E2F-mediated transcriptional repression of cell cycle-dependent gene expression is critical for the control of cellular proliferation, survival, and development. E2F signaling also interacts with transcriptional programs that are downstream of genetic predictors for cancer development, including hepatocellular carcinoma (HCC). Here, we evaluated the function of the atypical repressor genes E2f7 and E2f8 in adult liver physiology. Using several loss-of-function alleles in mice, we determined that combined deletion of E2f7 and E2f8 in hepatocytes leads to HCC. Temporal-specific ablation strategies revealed that E2f8's tumor suppressor role is critical during the first 2 weeks of life, which correspond to a highly proliferative stage of postnatal liver development. Disruption of E2F8's DNA binding activity phenocopied the effects of an E2f8 null allele and led to HCC. Finally, a profile of chromatin occupancy and gene expression in young and tumor-bearing mice identified a set of shared targets for E2F7 and E2F8 whose increased expression during early postnatal liver development is associated with HCC progression in mice. Increased expression of E2F8-specific target genes was also observed in human liver biopsies from HCC patients compared to healthy patients. In summary, these studies suggest that E2F8-mediated transcriptional repression is a critical tumor suppressor mechanism during postnatal liver development.
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http://dx.doi.org/10.1172/JCI85506DOI Listing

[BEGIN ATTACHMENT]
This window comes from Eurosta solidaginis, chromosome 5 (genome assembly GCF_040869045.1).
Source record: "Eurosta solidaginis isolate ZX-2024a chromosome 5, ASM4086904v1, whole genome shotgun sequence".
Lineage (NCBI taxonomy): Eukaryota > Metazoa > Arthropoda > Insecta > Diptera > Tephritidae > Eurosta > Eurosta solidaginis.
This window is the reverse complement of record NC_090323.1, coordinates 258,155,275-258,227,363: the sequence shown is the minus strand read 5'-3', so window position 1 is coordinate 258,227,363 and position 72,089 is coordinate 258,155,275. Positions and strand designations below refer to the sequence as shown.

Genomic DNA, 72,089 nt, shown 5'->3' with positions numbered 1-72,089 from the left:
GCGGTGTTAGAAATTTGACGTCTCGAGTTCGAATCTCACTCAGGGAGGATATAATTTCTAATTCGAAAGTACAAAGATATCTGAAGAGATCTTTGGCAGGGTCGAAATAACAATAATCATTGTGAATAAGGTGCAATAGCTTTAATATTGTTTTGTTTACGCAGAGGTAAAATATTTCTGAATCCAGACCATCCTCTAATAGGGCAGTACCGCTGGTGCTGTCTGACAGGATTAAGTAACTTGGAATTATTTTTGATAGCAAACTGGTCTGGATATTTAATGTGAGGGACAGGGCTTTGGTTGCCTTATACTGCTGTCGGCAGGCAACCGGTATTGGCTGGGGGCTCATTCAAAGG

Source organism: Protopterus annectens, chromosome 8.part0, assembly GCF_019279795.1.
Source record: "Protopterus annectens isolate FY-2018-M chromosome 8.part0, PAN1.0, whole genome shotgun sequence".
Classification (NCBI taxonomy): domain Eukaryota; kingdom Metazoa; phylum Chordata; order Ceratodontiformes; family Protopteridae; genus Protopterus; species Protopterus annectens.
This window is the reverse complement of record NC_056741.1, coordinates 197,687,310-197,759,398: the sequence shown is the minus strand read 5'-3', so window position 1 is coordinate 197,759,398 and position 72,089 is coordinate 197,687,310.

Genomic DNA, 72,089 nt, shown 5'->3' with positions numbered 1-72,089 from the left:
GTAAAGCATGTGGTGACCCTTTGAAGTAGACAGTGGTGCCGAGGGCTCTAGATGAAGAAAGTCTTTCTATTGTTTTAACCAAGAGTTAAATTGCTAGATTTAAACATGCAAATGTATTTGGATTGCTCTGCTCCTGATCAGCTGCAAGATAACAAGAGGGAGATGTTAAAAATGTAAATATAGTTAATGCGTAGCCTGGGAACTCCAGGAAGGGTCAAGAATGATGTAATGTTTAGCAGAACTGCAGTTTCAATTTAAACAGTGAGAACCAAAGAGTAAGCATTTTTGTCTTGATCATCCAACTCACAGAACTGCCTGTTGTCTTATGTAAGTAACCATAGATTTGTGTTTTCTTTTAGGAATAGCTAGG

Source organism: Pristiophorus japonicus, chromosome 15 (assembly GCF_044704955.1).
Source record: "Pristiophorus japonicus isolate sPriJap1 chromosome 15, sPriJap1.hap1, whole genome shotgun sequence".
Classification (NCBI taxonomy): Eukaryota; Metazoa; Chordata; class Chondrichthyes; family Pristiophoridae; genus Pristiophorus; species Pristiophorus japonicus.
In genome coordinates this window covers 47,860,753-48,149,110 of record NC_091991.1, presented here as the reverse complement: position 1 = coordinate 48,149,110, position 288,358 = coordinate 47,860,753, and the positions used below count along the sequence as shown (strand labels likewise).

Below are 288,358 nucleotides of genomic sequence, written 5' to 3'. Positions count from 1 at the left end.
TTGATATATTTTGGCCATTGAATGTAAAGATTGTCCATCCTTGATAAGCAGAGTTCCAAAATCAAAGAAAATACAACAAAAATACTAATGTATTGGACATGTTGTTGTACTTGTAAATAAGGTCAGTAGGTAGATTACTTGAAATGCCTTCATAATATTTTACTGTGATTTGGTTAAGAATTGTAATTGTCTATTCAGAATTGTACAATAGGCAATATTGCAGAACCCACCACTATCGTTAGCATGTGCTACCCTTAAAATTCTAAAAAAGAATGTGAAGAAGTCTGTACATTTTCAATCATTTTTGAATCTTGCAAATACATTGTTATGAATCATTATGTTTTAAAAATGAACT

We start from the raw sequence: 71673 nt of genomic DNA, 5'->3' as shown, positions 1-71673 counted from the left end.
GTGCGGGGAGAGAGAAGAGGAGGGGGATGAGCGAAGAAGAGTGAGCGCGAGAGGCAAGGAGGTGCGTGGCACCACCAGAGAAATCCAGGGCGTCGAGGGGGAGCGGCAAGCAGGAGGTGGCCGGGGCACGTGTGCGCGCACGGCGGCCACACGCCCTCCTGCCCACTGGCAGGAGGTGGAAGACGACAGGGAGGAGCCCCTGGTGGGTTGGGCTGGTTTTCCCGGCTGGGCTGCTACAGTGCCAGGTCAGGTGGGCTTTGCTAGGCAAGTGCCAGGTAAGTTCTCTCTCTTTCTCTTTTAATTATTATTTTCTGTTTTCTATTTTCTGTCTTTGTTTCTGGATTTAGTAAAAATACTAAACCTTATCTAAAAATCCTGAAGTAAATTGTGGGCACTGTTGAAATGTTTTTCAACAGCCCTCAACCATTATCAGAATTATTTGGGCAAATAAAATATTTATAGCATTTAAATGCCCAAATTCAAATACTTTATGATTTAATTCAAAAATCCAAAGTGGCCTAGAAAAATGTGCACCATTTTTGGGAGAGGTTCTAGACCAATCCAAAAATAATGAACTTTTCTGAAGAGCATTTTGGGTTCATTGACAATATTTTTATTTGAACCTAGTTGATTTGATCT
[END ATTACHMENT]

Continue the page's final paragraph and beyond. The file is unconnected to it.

http://www.ncbi.nlm.nih.gov/pmc/articles/PMC4966321PMC
August 2016

Canonical and atypical E2Fs regulate the mammalian endocycle.

Nat Cell Biol 2012 Nov 14;14(11):1192-202. Epub 2012 Oct 14.

Solid Tumor Biology Program, Department of Molecular Virology, Immunology and Medical Genetics, Department of Molecular Genetics, Comprehensive Cancer Center, The Ohio State University, Columbus, Ohio 43210, USA.

The endocycle is a variant cell cycle consisting of successive DNA synthesis and gap phases that yield highly polyploid cells. Although essential for metazoan development, relatively little is known about its control or physiologic role in mammals. Using lineage-specific cre mice we identified two opposing arms of the E2F program, one driven by canonical transcription activation (E2F1, E2F2 and E2F3) and the other by atypical repression (E2F7 and E2F8), that converge on the regulation of endocycles in vivo. Ablation of canonical activators in the two endocycling tissues of mammals, trophoblast giant cells in the placenta and hepatocytes in the liver, augmented genome ploidy, whereas ablation of atypical repressors diminished ploidy. These two antagonistic arms coordinate the expression of a unique G2/M transcriptional program that is critical for mitosis, karyokinesis and cytokinesis. These results provide in vivo evidence for a direct role of E2F family members in regulating non-traditional cell cycles in mammals.
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http://dx.doi.org/10.1038/ncb2595DOI Listing
http://www.ncbi.nlm.nih.gov/pmc/articles/PMC3616487PMC
November 2012

Atypical E2F repressors and activators coordinate placental development.

Dev Cell 2012 Apr;22(4):849-62

Solid Tumor Biology Program, Department of Molecular Virology, Immunology and Medical Genetics, Human Cancer Genetics Program, Comprehensive Cancer Center, College of Medicine and Public Health, The Ohio State University, Columbus, OH 43210, USA.